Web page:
News & Politics

Trump Freely Defends White Supremacists, Claims 'Both Sides' to Blame for Charlottesville

The president also refused to call white nationalist James Fields Jr. a terrorist.

Photo Credit: Screengrab

President Donald Trump on Tuesday clashed with reporters over his response to the Charlottesville, Virginia attack, during an extraordinary press conference at Trump Tower.

In addition to equating neo-Nazis with what he described as the “alt-left,” Trump once again blamed “both sides” for a violent outbreak that resulted in the death of a 32-year-old counter-protester and he demanded to know whether members of the media “like” George Washington and Thomas Jefferson.

Trump insisted he “didn’t wait long” to make a statement condemning white nationalism, arguing he “wanted to make sure, unlike most politicians, that what I said was correct, not make a quick statement.”

“The statement I made on Saturday, the first statement, was a fine statement, but you don’t make statements that direct unless you know the facts,” Trump said. “It takes a little while to get the facts. You still don’t know the facts. It is a very, very important process to me. So I don’t want to go quickly and just make a statement for the sake of making a political statement.

“When I make a statement, I like to be correct,” he continued. “I want the facts.”

Trump later refused to call James Fields Jr.—the white nationalist who allegedly drove his car into a group of people—a terrorist, calling him a murderer and “a disgrace to himself, his family and this country.”

“Is it terrorism?” he asked. “Then you get into legal semantics. The driver of the car is a murderer. What he did was a horrible, horrible, inexcusable thing."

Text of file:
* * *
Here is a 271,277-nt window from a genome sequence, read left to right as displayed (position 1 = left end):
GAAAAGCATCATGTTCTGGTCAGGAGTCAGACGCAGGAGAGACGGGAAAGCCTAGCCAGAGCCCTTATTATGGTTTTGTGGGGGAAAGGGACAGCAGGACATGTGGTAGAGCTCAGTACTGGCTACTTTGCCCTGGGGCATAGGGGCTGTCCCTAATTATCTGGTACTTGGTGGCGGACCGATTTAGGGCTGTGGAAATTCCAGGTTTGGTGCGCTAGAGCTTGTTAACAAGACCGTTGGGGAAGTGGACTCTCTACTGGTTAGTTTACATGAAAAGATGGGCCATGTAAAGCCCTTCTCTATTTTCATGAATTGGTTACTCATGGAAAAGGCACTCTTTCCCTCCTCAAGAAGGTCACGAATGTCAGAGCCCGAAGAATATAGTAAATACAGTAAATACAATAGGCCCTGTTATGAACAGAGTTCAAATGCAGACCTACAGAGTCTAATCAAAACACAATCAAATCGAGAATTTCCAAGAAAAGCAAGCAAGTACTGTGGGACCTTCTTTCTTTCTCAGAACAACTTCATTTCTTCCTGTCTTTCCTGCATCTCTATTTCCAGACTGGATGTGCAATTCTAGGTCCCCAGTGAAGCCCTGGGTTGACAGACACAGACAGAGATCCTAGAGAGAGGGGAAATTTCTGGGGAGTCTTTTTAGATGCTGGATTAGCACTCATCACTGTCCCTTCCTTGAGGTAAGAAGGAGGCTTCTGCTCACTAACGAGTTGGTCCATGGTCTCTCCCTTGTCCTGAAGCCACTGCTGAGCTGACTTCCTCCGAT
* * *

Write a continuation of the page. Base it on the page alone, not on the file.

“What about the alt-left that came charging at, as you say, at the alt-right?” Trump later asked. “Do they have any semblance of guilt? What about the fact that they came charging with clubs in their hands swinging clubs? Do they have any problem? I think they do.”

“I’m not finished, fake news,” Trump said as members of the media pressed him on his moral equivalency.

“If you were honest reporters, which in many cases you are not, many of those people were there to protest the taking down of the statue of Robert E. Lee,” Trump later said. “This week, it is Robert E. Lee … is it George Washington next? You have to ask yourself, where does it stop?”

The president later insisted his ability to bring in good jobs will “have a tremendous positive impact on race relations.”

“I think there is blame on both sides,” Trump later restated. “You look at both sides. I think there is blame object both on both sides. I have no doubt about it. You don’t have doubt about it either. If you reported it accurately, you would say that.”

“Are we going to take down statues to George Washington?” Trump demanded to know. “How about Thomas Jefferson? What do you think of Thomas Jefferson?”

“You are changing history and culture,” Trump argued.

Watch the videos below, via CNN:

Part I:

Part II:

 

Don't let big tech control what news you see. Get more stories like this in your inbox, every day.

Elizabeth Preza is the Managing Editor of AlterNet. Follow her on Twitter @lizacisms.